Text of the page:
The issue of furnished apartments competing with newer incoming units arises as a result, and the longer a home remains unsold after completion, the less attractiveness it retains for purchasers.
An uncertain outlook for 2022
Due to various variables, most industry analysts anticipate that the 2022 real estate market will be challenging and chaotic. At the end of 2021, the Home Ownership Campaign’s (HOC) incentives and deals ended.
Malaysia’s Overnight Policy Rate (OPR) was slashed by a cumulative 125 basis points during the Covid-19 crisis to an all-time low of 1.75% by Bank Negara. As a result, the cost of mortgage lending decreased.
However, economists believe interest rates will climb later due to the improving economy. Bank Negara Malaysia will follow suit and raise interest rates due to pressure on central banks worldwide to combat inflationary pressures, mainly to prevent a ringgit devaluation.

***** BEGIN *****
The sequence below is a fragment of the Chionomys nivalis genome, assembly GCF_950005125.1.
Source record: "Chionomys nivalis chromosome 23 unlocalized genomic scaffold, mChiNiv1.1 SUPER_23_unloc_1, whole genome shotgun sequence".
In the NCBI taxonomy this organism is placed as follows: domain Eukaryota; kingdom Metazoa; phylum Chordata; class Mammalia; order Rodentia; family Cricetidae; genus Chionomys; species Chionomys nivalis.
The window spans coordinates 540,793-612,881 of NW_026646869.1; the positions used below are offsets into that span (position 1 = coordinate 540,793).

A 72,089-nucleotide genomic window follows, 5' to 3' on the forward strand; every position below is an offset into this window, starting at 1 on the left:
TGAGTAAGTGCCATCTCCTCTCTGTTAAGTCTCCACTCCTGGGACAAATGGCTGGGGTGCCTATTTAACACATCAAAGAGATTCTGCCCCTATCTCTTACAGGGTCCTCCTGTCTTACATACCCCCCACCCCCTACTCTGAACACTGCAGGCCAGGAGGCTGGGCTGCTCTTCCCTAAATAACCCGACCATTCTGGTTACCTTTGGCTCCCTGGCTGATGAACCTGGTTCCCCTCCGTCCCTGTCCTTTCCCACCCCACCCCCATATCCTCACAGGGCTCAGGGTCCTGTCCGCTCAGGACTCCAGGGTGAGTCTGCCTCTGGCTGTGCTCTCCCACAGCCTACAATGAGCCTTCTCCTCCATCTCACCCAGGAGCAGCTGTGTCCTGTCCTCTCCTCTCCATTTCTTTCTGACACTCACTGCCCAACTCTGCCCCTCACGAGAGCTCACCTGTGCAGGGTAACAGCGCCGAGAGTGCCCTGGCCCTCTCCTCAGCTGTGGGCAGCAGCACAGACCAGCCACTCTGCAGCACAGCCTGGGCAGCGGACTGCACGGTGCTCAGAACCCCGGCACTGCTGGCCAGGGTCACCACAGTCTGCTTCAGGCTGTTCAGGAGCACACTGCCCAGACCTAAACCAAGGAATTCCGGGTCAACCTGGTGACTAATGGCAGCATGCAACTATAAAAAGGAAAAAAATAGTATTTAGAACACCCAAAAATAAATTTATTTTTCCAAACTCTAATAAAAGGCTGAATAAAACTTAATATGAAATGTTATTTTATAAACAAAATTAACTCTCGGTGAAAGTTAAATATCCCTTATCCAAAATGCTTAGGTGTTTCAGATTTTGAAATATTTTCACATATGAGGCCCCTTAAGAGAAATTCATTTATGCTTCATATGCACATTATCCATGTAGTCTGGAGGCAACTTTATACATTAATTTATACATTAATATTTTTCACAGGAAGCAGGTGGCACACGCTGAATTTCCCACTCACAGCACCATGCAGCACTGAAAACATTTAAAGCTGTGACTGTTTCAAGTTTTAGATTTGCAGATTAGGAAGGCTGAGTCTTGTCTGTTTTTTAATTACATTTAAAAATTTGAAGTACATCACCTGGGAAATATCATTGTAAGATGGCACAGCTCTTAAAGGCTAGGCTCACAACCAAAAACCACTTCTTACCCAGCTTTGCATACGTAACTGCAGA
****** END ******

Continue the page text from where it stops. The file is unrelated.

Additionally, other variables are at play, like the updated Malaysia My Second Home (MM2H) regulations, which could lower international interest in local properties. Rahim & Co predicts that residential real estate prices will see a correction and experience only moderate growth in the future.
The economic aspect
Favourable economic conditions mean more money to spend and a more positive attitude toward property investment. Demand raises prices. Source: Independent News Service
The economy must first revive to spur the housing market. Continued government support, the anticipated easing of Covid-19 control measures, and a rise in demand from both the external and domestic sectors will contribute to economic development in 2022.
The first aspect that will fuel the property market is a recovering economy. Growth in the manufacturing and service sectors will boost employment and enhance household income and savings.
Continued policy assistance, the predicted easing of Covid-19 control measures, and a rise in demand in both the foreign and domestic sectors will drive economic development in 2022.
A recovery in the manufacturing sector, as well as in construction and infrastructure projects, will increase jobs and stimulate the economy. High external demand and rising commodity prices will help export growth.